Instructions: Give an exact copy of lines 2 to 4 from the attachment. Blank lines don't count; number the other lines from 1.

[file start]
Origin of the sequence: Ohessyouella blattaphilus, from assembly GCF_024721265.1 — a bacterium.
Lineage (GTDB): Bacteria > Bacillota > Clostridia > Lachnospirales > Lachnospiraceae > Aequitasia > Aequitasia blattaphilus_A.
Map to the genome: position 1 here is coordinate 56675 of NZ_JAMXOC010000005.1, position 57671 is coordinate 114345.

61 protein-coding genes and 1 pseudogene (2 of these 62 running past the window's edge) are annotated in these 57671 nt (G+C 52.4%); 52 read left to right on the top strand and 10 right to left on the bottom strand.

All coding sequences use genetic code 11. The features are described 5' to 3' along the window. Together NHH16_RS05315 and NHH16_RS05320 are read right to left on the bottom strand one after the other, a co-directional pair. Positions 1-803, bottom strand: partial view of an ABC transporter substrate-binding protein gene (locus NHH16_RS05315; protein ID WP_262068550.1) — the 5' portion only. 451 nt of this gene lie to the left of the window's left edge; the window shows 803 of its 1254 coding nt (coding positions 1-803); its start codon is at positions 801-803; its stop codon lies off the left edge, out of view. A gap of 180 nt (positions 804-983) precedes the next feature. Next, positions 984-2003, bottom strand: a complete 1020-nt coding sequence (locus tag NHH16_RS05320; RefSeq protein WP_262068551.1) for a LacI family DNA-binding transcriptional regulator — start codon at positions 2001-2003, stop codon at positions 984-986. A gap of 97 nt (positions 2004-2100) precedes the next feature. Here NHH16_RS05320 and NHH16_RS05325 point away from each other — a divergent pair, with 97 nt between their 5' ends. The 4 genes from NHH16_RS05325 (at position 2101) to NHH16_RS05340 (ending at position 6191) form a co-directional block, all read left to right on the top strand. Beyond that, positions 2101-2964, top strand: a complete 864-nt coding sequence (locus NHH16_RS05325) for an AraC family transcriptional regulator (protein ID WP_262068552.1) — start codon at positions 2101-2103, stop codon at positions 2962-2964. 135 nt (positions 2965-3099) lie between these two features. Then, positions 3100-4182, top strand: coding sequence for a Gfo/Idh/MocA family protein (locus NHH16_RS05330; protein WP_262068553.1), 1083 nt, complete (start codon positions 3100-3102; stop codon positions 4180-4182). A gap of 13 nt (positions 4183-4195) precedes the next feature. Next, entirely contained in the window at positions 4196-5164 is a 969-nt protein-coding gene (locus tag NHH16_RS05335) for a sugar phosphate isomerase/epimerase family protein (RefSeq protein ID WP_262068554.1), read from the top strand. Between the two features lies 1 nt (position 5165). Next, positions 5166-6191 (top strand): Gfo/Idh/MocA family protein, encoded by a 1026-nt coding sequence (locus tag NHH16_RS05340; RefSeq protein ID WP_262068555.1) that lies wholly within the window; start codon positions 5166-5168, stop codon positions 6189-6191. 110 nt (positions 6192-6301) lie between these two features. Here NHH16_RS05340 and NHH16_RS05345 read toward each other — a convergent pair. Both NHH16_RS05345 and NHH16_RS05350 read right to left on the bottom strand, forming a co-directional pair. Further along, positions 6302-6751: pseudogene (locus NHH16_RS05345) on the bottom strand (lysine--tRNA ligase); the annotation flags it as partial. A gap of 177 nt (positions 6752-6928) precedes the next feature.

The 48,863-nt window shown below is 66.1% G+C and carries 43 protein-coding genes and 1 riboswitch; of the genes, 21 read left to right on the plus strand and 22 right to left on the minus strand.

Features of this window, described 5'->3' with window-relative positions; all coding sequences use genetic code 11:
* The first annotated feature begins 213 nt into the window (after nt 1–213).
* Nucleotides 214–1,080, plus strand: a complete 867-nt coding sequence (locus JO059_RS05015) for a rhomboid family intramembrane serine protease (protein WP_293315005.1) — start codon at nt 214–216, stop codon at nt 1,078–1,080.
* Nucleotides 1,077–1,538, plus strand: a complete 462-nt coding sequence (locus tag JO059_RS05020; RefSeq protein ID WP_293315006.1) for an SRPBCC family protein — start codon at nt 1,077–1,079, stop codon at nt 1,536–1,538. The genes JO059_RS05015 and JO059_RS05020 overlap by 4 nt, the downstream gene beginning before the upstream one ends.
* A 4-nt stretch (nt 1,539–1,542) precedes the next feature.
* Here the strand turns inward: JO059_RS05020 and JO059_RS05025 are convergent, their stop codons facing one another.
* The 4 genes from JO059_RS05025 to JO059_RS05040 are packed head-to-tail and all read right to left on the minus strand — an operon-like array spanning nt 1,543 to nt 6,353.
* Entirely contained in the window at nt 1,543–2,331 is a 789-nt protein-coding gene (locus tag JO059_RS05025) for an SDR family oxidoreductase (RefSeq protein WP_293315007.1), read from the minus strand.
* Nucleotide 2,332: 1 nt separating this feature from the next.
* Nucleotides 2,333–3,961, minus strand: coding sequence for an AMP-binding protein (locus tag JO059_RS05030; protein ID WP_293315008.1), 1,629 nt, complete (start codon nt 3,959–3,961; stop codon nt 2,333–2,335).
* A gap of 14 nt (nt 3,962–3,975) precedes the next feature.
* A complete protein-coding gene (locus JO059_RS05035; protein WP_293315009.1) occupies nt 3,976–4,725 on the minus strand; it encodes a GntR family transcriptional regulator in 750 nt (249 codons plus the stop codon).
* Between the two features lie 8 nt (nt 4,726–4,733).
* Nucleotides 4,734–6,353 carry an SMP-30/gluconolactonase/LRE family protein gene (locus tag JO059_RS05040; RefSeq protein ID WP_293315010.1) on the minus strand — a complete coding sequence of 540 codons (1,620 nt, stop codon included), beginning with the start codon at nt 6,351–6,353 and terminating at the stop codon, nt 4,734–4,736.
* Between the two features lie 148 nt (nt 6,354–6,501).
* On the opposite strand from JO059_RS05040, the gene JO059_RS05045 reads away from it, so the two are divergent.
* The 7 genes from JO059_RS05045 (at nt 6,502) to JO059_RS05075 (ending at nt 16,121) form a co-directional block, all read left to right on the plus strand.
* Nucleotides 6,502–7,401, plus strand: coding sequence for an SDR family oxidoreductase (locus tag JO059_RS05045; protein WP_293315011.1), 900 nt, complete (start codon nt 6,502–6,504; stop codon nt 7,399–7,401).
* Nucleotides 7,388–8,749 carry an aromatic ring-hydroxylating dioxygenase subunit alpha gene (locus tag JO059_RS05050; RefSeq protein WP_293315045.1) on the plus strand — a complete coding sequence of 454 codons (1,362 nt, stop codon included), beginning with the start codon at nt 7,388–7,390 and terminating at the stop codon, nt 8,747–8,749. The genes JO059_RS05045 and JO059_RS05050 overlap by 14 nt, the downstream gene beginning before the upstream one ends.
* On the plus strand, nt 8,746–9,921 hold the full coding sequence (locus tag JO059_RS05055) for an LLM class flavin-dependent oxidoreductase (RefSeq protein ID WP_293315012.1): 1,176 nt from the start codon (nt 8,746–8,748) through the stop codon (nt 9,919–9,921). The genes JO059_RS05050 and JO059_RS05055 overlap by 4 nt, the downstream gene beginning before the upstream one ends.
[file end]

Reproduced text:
Lineage (GTDB): Bacteria > Bacillota > Clostridia > Lachnospirales > Lachnospiraceae > Aequitasia > Aequitasia blattaphilus_A.
Map to the genome: position 1 here is coordinate 56675 of NZ_JAMXOC010000005.1, position 57671 is coordinate 114345.

61 protein-coding genes and 1 pseudogene (2 of these 62 running past the window's edge) are annotated in these 57671 nt (G+C 52.4%); 52 read left to right on the top strand and 10 right to left on the bottom strand.